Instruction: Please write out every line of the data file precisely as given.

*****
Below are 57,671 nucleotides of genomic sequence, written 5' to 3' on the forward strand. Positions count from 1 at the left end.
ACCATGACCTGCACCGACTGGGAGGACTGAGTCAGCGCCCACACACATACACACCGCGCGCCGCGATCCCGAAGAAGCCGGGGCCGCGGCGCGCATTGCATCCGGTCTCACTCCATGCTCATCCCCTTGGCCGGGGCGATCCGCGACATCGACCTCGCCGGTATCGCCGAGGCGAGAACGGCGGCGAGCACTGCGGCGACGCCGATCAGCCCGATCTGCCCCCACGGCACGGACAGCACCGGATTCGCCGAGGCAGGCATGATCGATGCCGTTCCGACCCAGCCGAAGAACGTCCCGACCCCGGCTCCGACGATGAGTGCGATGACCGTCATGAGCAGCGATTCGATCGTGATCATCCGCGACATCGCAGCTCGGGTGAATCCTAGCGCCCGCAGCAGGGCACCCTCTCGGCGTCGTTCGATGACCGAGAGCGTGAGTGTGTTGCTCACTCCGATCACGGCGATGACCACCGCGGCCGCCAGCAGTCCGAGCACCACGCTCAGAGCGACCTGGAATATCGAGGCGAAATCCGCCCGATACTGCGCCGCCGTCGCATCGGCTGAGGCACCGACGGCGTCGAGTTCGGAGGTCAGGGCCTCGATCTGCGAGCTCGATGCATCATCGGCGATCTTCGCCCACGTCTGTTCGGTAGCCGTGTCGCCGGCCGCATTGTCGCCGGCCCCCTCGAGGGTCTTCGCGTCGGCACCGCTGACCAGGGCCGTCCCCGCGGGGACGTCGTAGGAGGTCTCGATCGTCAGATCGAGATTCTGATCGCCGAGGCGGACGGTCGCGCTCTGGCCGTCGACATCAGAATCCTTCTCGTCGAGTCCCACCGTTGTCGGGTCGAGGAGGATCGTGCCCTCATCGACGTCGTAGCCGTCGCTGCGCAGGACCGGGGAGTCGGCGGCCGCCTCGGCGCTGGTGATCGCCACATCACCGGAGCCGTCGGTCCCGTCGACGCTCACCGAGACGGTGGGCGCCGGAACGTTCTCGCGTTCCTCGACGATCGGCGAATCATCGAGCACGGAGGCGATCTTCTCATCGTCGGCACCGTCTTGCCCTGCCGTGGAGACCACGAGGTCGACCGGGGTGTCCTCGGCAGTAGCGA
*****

Below are 57,671 nucleotides of genomic sequence, written 5' to 3' on the forward strand. Positions count from 1 at the left end.
ACCATGACCTGCACCGACTGGGAGGACTGAGTCAGCGCCCACACACATACACACCGCGCGCCGCGATCCCGAAGAAGCCGGGGCCGCGGCGCGCATTGCATCCGGTCTCACTCCATGCTCATCCCCTTGGCCGGGGCGATCCGCGACATCGACCTCGCCGGTATCGCCGAGGCGAGAACGGCGGCGAGCACTGCGGCGACGCCGATCAGCCCGATCTGCCCCCACGGCACGGACAGCACCGGATTCGCCGAGGCAGGCATGATCGATGCCGTTCCGACCCAGCCGAAGAACGTCCCGACCCCGGCTCCGACGATGAGTGCGATGACCGTCATGAGCAGCGATTCGATCGTGATCATCCGCGACATCGCAGCTCGGGTGAATCCTAGCGCCCGCAGCAGGGCACCCTCTCGGCGTCGTTCGATGACCGAGAGCGTGAGTGTGTTGCTCACTCCGATCACGGCGATGACCACCGCGGCCGCCAGCAGTCCGAGCACCACGCTCAGAGCGACCTGGAATATCGAGGCGAAATCCGCCCGATACTGCGCCGCCGTCGCATCGGCTGAGGCACCGACGGCGTCGAGTTCGGAGGTCAGGGCCTCGATCTGCGAGCTCGATGCATCATCGGCGATCTTCGCCCACGTCTGTTCGGTAGCCGTGTCGCCGGCCGCATTGTCGCCGGCCCCCTCGAGGGTCTTCGCGTCGGCACCGCTGACCAGGGCCGTCCCCGCGGGGACGTCGTAGGAGGTCTCGATCGTCAGATCGAGATTCTGATCGCCGAGGCGGACGGTCGCGCTCTGGCCGTCGACATCAGAATCCTTCTCGTCGAGTCCCACCGTTGTCGGGTCGAGGAGGATCGTGCCCTCATCGACGTCGTAGCCGTCGCTGCGCAGGACCGGGGAGTCGGCGGCCGCCTCGGCGCTGGTGATCGCCACATCACCGGAGCCGTCGGTCCCGTCGACGCTCACCGAGACGGTGGGCGCCGGAACGTTCTCGCGTTCCTCGACGATCGGCGAATCATCGAGCACGGAGGCGATCTTCTCATCGTCGGCACCGTCTTGCCCTGCCGTGGAGACCACGAGGTCGACCGGGGTGTCCTCGGCAGTAGCGA